Coriander (Coriandrum sativum L.) is an important seed spices crop of family Apiaceae (Umbelliferae) with cross-pollination as mode of reproduction. Coriander is an important seed spice, cultivated in almost states of India and gaining export importance. Plant growth regulators (PGRs) have emerged as magic chemical that could increase agricultural production at an unprecedented rate and help in removing or circumventing many of the barrier imposed by genetics and environment. Therefore considering significance of coriander in national economy, a field experiment was conducted at CCS Haryana Agricultural University, Hisar to study the impact of growth regulators on seed yield and quality of coriander. The research material comprised of four genotypes viz. DH-5, DH-36, DH-228 and DH-246 was grown with three replications in factorial RBD. Two PGRs namely NAA and GA3 each at 50 ppm and a control (water spray) were used as treatments at the time of 50% flowering. The foliar application of growth regulators such as NAA and GA3 at 50 percent flowering was found most effective to enhance the plant height, number of branches per plant, number of umbels per plant, number of seeds per umbel, number of seed per umbellate, seed yield and seed quality parameters such as test weight, standard germination, seedling length, seedling dry weight, vigor index-I & vigor index-II, dehydrogenase enzyme activity, field emergence index and seedling establishment. So, the application of NAA and GA3 was useful in more seed setting, high seed yield and quality of all the genotype. Among all the genotypes, Hisar Anand (DH-5) was found the highest seed yielder followed by Hisar Bhoomit (DH-228), Hisar Surbhi (DH-246) and Hisar Sugandh (DH-36).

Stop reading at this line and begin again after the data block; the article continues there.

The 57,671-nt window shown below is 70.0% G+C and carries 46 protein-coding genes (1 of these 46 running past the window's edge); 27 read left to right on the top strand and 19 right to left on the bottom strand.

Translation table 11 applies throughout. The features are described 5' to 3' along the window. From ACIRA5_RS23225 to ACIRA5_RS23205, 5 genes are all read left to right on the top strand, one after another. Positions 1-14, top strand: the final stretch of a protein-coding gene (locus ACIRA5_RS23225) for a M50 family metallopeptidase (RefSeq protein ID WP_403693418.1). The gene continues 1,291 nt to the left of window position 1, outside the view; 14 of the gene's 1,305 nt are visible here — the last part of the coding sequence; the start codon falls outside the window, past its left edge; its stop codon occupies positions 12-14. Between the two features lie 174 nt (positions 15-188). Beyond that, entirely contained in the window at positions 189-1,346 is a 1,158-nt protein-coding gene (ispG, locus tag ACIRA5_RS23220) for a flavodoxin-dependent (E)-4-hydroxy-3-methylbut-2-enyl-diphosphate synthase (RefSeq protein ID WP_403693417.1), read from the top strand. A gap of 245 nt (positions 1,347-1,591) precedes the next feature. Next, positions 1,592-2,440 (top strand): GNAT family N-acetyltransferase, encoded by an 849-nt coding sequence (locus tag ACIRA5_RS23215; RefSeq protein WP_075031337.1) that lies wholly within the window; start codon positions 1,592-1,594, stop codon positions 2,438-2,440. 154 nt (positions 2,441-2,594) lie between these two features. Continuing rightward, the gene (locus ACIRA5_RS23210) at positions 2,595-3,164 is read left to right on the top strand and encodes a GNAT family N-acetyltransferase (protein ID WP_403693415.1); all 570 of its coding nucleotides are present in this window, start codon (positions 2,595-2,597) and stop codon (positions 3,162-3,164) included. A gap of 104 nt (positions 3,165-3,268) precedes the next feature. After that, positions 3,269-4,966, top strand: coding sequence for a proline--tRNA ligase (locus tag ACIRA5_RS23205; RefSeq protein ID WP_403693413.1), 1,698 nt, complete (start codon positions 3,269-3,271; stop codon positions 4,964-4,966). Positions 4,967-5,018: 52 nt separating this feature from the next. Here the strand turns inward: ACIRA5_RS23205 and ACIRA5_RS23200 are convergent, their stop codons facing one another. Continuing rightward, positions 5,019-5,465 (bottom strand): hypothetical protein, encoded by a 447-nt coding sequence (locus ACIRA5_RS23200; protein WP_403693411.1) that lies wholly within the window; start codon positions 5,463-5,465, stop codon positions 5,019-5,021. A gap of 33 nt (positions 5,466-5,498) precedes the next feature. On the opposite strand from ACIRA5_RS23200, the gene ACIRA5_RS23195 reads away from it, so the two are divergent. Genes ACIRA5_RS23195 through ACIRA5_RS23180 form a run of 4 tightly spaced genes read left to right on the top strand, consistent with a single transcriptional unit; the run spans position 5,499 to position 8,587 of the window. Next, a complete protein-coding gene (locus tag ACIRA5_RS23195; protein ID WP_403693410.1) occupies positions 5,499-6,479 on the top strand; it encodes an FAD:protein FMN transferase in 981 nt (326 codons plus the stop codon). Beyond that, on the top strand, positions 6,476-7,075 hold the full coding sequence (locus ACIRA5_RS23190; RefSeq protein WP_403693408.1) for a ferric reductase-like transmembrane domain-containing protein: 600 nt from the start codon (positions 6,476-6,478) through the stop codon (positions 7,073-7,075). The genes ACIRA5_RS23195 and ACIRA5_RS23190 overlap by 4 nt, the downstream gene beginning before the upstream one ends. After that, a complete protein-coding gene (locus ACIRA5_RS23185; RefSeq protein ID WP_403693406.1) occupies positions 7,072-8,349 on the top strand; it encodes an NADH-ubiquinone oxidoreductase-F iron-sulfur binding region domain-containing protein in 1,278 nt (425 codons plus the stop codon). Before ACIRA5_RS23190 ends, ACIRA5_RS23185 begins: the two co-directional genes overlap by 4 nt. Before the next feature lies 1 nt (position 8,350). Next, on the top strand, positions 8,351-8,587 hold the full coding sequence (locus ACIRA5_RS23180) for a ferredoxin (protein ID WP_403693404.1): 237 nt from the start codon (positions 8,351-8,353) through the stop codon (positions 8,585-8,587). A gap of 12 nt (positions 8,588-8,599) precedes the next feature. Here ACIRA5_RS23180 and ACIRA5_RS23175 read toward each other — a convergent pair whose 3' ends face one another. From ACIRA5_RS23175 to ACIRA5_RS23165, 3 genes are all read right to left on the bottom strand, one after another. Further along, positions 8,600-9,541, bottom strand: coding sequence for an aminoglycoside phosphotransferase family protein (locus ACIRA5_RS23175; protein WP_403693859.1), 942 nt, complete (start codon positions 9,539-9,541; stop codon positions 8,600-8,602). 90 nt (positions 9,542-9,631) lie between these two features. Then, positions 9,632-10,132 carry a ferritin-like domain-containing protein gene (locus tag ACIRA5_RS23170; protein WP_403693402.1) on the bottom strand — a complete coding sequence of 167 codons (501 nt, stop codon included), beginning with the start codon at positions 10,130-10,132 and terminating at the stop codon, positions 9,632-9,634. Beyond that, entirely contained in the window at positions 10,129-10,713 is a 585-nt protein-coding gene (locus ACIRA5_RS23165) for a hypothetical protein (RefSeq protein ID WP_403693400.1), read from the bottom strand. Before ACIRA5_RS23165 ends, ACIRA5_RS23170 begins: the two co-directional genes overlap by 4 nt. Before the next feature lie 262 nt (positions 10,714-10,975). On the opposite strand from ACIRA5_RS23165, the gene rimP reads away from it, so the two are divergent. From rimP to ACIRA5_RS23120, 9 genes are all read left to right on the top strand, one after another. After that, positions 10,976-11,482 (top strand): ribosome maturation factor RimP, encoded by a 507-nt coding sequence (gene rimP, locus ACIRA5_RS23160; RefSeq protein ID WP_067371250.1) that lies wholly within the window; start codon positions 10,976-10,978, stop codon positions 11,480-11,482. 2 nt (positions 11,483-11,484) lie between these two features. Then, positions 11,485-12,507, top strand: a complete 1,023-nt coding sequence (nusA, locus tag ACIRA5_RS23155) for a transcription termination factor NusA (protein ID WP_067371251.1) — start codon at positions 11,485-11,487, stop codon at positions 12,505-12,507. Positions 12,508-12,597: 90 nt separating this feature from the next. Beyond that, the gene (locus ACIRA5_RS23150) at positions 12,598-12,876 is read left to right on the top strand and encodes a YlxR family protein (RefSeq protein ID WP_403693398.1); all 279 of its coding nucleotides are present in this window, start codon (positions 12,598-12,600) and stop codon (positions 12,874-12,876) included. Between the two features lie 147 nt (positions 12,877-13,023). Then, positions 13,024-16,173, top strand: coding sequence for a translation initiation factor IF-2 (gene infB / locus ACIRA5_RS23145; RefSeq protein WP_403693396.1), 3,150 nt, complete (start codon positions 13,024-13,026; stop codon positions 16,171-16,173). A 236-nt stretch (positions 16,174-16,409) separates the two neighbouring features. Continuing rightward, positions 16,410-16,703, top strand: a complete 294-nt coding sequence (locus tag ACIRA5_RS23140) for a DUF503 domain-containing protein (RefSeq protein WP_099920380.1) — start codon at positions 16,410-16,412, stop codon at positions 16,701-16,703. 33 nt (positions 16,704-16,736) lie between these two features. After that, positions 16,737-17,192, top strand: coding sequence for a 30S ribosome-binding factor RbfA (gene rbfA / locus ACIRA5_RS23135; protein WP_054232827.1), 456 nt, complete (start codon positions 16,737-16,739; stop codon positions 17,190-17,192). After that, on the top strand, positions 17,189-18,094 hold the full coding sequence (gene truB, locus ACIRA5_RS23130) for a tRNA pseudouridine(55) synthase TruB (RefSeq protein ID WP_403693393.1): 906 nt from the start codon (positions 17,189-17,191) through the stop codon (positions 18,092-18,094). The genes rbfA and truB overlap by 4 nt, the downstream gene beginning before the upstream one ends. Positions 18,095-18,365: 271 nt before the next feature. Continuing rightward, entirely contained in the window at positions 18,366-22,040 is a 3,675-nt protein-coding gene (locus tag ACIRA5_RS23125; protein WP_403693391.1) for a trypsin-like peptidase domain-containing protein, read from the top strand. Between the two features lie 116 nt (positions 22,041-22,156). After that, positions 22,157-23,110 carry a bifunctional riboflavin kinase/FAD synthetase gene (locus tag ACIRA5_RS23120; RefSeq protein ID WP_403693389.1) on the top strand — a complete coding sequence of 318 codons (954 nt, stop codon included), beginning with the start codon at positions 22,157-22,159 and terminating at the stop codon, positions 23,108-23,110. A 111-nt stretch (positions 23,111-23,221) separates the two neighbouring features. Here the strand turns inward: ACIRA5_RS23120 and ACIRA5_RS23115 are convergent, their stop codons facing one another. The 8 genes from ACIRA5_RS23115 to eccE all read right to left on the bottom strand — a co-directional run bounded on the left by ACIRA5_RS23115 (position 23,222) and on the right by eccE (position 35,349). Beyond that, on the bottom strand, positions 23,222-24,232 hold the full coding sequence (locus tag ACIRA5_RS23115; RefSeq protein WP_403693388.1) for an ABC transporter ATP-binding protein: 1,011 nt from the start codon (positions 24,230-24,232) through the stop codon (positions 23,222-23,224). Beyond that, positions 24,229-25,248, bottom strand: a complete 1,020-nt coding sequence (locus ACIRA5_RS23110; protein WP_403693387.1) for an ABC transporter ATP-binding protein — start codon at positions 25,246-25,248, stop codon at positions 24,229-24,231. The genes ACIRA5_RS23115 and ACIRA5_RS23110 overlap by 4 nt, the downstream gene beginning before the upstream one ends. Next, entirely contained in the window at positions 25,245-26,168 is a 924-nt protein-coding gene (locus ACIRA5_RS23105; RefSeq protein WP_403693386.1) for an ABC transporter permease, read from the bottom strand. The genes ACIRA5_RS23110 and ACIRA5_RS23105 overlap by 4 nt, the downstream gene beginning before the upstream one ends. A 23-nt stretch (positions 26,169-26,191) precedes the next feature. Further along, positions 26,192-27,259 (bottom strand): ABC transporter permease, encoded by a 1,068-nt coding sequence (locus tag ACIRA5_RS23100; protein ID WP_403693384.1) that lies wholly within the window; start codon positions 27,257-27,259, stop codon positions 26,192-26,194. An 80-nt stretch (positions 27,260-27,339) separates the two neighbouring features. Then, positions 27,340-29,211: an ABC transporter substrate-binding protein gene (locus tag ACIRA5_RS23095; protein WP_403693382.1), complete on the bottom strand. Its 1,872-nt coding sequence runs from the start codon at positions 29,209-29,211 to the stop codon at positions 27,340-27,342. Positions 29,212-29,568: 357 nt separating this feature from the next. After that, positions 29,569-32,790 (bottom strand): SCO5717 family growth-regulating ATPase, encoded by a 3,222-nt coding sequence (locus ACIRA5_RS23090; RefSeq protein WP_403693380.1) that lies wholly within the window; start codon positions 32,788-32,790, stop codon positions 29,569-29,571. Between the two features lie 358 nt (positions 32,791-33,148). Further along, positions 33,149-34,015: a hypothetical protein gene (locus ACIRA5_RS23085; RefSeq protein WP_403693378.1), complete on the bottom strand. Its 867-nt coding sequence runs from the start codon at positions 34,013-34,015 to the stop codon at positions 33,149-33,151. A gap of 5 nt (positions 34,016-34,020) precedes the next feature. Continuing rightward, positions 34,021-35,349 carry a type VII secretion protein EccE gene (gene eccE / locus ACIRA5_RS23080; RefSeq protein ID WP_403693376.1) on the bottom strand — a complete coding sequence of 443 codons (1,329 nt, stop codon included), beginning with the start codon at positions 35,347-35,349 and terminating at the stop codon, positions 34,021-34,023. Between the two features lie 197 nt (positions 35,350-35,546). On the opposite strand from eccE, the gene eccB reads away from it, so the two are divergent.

Open Access Original Research Article

Design, Fabrication and Testing of a Manual Juice Extractor for Small Scale Applications

A. D. Eyeowa, B. S. Adesina, P. D. Diabana, O. A. Tanimola

Current Journal of Applied Science and Technology, Page 1-7
DOI: 10.9734/CJAST/2017/33360